The American Civil Liberties Union of Ohio calls the problems with mayor’s courts “overwhelming.” In doing so, in its 36-page report issued last week, the organization joins a line of critics going back decades, including the late Thomas Moyer, once the chief justice of the Ohio Supreme Court. He called for the abolition of mayor’s courts.

The ACLU adds to the discussion through fresh detail defining the many shortcomings and worse. The hope is that state lawmakers will respond with action, at the least requiring upgrades to bring more professionalism, transparency and accountability, today nearly 300 mayor’s courts operating in 64 of the state’s 88 counties. Perhaps even local officials will act on their own, say, in Cuyahoga Falls, where the mayor’s court largely stemmed from political retaliation when the municipal court moved to Stow.

Mayor’s courts are relics of the 19th century, of a dramatically different Ohio, lacking, for starters, the convenience of today’s transportation. They reflect the heavy and costly layering of local governments across the state, now at roughly 3,700 jurisdictions.

As the ACLU report makes clear, mayor’s courts have a conflict at their core. They thumb their nose at the separation of powers, many appearing to put the need to generate revenue ahead of administering justice. How is that possible? Mayor’s courts handle traffic violations and low-level misdemeanors. The mayor also is responsible for the city’s operating budget, not to mention the police department. Thus, the opening is there: Use the mayor’s court to drive up revenue, even when the mayor taps a magistrate for the job.

The ACLU report cites the village of Kirkersville, where in 2016 authorities issued 572 traffic tickets, though the village population is 525. The report identifies 51 municipalities with mayor’s courts in which officers issued an average of more than 100 traffic citations. In those communities, officers wrote an average of 35.8 tickets per 100 residents — or at a rate 436 percent higher than in Akron, Cleveland, Columbus and Cincinnati.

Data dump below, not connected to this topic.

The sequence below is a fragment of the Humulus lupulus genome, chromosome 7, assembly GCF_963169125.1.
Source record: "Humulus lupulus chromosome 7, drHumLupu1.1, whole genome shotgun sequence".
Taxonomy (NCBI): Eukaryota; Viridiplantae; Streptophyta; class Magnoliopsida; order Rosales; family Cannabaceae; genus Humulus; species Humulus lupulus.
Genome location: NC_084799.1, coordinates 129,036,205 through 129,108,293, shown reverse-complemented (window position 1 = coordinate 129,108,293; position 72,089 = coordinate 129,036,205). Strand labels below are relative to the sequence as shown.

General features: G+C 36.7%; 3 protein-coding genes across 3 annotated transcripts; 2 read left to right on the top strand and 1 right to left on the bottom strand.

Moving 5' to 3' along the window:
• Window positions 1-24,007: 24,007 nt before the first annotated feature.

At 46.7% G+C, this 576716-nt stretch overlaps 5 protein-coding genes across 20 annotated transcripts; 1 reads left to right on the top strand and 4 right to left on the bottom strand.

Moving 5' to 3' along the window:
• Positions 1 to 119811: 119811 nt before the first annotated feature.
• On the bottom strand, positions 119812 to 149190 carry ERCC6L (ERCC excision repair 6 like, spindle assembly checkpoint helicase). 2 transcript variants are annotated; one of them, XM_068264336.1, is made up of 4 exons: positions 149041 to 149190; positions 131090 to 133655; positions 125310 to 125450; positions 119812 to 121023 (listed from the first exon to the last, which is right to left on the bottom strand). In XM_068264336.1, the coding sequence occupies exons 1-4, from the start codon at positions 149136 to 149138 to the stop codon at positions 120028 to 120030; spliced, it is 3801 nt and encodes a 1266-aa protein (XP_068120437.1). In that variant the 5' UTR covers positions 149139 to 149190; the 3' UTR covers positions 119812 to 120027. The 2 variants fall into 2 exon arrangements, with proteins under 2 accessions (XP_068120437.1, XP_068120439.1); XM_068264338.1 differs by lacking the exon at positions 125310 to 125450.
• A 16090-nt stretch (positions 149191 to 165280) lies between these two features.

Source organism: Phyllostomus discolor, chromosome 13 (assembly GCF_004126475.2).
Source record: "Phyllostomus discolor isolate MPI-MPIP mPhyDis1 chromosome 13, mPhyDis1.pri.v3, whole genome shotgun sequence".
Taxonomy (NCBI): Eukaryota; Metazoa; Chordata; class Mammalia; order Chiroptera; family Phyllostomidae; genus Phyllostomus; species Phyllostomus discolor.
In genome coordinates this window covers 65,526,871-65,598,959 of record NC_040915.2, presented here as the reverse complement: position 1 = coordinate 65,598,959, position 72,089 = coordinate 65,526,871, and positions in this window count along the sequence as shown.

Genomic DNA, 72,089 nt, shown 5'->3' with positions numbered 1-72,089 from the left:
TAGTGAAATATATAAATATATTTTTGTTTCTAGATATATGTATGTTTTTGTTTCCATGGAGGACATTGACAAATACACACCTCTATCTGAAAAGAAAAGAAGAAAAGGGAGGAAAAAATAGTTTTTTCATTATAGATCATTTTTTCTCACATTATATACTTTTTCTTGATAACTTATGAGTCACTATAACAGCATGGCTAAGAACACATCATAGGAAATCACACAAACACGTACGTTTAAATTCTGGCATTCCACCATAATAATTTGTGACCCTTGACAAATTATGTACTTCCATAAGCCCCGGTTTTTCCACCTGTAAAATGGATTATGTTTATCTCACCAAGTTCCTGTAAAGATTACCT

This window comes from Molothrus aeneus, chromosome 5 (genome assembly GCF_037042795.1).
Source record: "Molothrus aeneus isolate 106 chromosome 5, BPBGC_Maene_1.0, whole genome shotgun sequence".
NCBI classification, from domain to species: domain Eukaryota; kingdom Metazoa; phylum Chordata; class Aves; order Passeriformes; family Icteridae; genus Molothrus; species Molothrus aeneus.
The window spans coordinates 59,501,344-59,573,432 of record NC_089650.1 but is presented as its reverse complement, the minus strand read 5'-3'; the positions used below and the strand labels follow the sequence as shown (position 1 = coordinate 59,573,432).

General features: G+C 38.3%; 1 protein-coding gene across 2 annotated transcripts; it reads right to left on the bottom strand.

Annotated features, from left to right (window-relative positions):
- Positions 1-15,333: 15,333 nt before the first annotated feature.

Are police officers in larger cities busier with more serious crime? Perhaps, but that hardly explains such a striking difference.

The ACLU report adds that many mayor’s courts fail to document adequately their proceedings through an official transcript or recordings. This creates an obvious problem with accountability and transparency. The data also reveal a dismaying racial disparity, notably in inner-ring municipalities, black motorists receiving tickets at levels far above their share of the population. In Norwood, next to Cincinnati, African-Americans make up less than 10 percent of the population yet received nearly 40 percent of the traffic tickets.

Closer to home, African-Americans are less than 5 percent of the Cuyahoga Falls population, yet they faced 18 percent of the citations. In Parma Heights, the ratio is similar.

Another problematic practice involves mayor’s courts using the threat of arrest and driver’s license forfeiture to pressure people to pay fines for minor traffic violations. They often do so, as the report shows, without weighing an individual’s capacity to pay. This collides with the law barring incarceration simply because someone lacks the means to cover the cost of fines or fees. More, jail and other harsh penalties hardly are fitting for such transgressions.

The ACLU report rightly recommends shutting down the mayor’s courts in Summit, Cuyahoga, Franklin and Hamilton counties. Each has municipal courts to take up the tasks. For the remainder, it proposes improvements, such as increased training and comprehensive record-keeping. It sees increased state funding for local governments as a way to ease the fiscal burden and the incentive to issue tickets.

These steps would make the system better. There also remains the option of seeing Louisiana become the one state left with mayor’s courts.